School of something FACULTY OF OTHER Publications Master Class Marge Wilson (Pro-Dean for Research in Environment & Alan Haywood (Postgraduate Research.
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School of something FACULTY OF OTHER Publications Master Class Marge Wilson (Pro-Dean for Research in Environment & Alan Haywood (Postgraduate Research Tutor in SEE)
To communicate our work to others To satisfy our funders e.g. NERC To satisfy our egos? To raise the profile of the School/Faculty/University To enhance the School’s position in national research assessment exercises e.g. RAE2008, REF2014 To enhance our promotion prospects (CV etc) To get our next job Why do we publish papers?
Improved job prospects (a CV with several GOOD publications on it will distinguish you from other applicants) Makes it much easier to write up your PhD thesis Parts of your thesis will have already been validated by external PEER REVIEW Tremendous sense of satisfaction in seeing your work in print So what’s in it for me?
Writing papers brings a sense of discipline to your research – it makes you more organised! It is a good incentive to get to grips with graphics software e.g. Corel Draw, Adobe Illustrator; you have to produce good quality diagrams to illustrate your paper The papers you write can be incorporated into your thesis – so your thesis is building up as you go Isn’t it a lot of extra work?
A successful PhD has to contain “material of publishable quality” – so why not get ahead of the game and plan to publish some key papers as you go along? Discuss a “publications plan” with your supervisor(s) – early on in your research; they are the best people to advise on which aspects of your work will make good papers. Such a plan will provide a “structured framework” for your research Planning your research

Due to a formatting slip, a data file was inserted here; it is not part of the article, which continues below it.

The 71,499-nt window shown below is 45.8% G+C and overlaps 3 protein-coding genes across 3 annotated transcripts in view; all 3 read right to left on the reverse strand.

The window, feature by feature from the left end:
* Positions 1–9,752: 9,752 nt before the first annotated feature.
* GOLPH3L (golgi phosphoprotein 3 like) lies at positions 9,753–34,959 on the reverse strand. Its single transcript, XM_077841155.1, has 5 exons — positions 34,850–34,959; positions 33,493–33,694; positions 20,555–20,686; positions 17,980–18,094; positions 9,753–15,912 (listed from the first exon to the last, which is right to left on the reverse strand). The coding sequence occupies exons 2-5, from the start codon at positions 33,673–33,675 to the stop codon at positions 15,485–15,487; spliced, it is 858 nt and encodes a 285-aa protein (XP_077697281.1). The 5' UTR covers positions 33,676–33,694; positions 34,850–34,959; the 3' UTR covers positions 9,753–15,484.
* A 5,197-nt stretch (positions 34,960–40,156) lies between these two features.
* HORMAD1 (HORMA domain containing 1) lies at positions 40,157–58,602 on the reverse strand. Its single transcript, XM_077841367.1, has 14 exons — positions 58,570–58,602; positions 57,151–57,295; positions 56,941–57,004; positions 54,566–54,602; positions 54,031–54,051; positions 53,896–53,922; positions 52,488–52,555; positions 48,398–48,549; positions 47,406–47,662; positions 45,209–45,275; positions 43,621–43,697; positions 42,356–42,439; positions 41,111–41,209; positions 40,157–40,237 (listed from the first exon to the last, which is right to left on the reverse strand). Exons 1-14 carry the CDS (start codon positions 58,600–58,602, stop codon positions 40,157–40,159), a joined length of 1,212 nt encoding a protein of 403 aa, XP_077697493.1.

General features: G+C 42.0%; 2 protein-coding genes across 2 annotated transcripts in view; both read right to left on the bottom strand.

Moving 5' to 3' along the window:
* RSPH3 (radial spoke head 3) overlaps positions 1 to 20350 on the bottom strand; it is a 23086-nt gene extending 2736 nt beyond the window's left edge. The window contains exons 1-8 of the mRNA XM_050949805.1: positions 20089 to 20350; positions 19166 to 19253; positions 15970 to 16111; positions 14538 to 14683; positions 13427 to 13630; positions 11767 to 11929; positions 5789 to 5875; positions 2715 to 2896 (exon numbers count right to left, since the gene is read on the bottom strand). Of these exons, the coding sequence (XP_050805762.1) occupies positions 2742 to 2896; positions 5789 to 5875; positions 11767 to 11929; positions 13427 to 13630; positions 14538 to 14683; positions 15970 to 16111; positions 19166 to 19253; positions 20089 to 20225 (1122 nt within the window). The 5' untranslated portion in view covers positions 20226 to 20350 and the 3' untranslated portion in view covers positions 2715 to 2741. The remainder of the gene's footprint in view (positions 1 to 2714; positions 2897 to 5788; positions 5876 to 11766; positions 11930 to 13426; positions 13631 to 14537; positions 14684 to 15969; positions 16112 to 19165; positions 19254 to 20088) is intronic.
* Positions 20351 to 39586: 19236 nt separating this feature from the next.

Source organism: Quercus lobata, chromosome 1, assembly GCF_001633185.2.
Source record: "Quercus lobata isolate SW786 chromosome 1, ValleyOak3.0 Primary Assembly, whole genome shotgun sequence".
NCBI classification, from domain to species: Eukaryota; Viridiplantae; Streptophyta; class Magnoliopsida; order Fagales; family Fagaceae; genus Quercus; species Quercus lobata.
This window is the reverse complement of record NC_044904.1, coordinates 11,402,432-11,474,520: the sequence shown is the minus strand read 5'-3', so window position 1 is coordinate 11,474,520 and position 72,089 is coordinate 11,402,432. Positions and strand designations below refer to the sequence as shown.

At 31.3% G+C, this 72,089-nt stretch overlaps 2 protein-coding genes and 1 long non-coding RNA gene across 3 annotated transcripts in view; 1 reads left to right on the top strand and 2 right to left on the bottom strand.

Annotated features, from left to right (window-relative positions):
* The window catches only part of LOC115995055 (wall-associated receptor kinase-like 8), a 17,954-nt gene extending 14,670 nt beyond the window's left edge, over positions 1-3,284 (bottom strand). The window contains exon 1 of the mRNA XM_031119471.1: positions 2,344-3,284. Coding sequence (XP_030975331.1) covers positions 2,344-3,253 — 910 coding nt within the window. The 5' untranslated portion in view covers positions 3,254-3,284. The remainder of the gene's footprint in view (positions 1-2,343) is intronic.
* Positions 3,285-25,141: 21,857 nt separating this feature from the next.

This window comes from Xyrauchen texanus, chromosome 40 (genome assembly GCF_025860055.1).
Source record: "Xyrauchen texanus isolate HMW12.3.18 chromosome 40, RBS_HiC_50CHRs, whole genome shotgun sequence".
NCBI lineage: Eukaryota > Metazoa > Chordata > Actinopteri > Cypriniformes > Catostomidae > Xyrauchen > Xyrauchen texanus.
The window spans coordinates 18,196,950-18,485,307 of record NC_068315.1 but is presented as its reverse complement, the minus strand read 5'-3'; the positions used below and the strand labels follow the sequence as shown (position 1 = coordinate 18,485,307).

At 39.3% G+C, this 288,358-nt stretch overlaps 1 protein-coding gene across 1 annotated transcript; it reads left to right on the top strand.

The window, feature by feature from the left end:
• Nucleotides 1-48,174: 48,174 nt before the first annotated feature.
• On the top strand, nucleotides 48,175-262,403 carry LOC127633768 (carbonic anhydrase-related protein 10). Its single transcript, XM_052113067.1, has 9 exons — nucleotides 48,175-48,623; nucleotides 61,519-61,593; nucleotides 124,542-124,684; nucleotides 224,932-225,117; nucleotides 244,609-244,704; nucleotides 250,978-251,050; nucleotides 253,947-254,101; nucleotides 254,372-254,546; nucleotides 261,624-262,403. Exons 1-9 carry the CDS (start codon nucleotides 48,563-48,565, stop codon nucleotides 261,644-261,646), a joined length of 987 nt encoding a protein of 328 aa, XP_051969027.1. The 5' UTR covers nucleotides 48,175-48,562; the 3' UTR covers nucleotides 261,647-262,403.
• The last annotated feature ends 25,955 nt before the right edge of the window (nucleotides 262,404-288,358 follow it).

. Don’t expect to be writing papers for Nature in your first year! BUT it can happen! Decide on your target journal before you start to write. Be ambitious in your choice! Discuss this with your supervisor. What is the journal’s ISI Impact Factor? Is it recognised as a good journal in your field? Does your work fit the Journal ? Has it published papers on similar topics recently? Some Do’s and Don’t’s
What is the core idea that you want to get over? Keep the message simple – ideally just a single idea or “message” Plan out the diagrams and data tables before you start. Do you have all the data you need to substantiate your story? Look at some recent papers in the journal you have decided to publish in. Check the Instructions to Authors (usually on the journal web site) and follow them! Does the Journal have an on-line manuscript submission system? What is the “story”?
Write a draft of your paper (manuscript) Get your supervisor/colleagues to comment on it Revise manuscript (this may require many iterations) SUBMIT your manuscript WAIT ( several weeks to several months) for comments from external reviewers (selected by the Editor of the journal) RECEIVE Editor’s decision – e.g. Minor Revision, Major Revision, Reject REVISE & RESUBMIT – and maybe REVISE again! The publication “cycle”
Editors are your fellow scientists So be respectful in your communications!
The hardest part! Write this last Practice writing “structured abstracts” Look at some examples in different journals DO NOT cut and paste from the main text – the Abstract should stand alone – it should “wet the appetite” of the reader Writing the Abstract
Are you up to date with the current literature?
Have you cited all the relevant literature? Have you actually read and understood what you cite? Be very careful not to plagiarise by copying parts of other’s papers. Many journals use software to check this. The “power of the internet”! Citing the relevant literature
Keep it simple. Use short sentences with a minimum of subordinate clauses Generally use “third person, past tense” – although increasingly “ I did this/ We did that” is becoming commonplace Check spellings and conventions Writing Style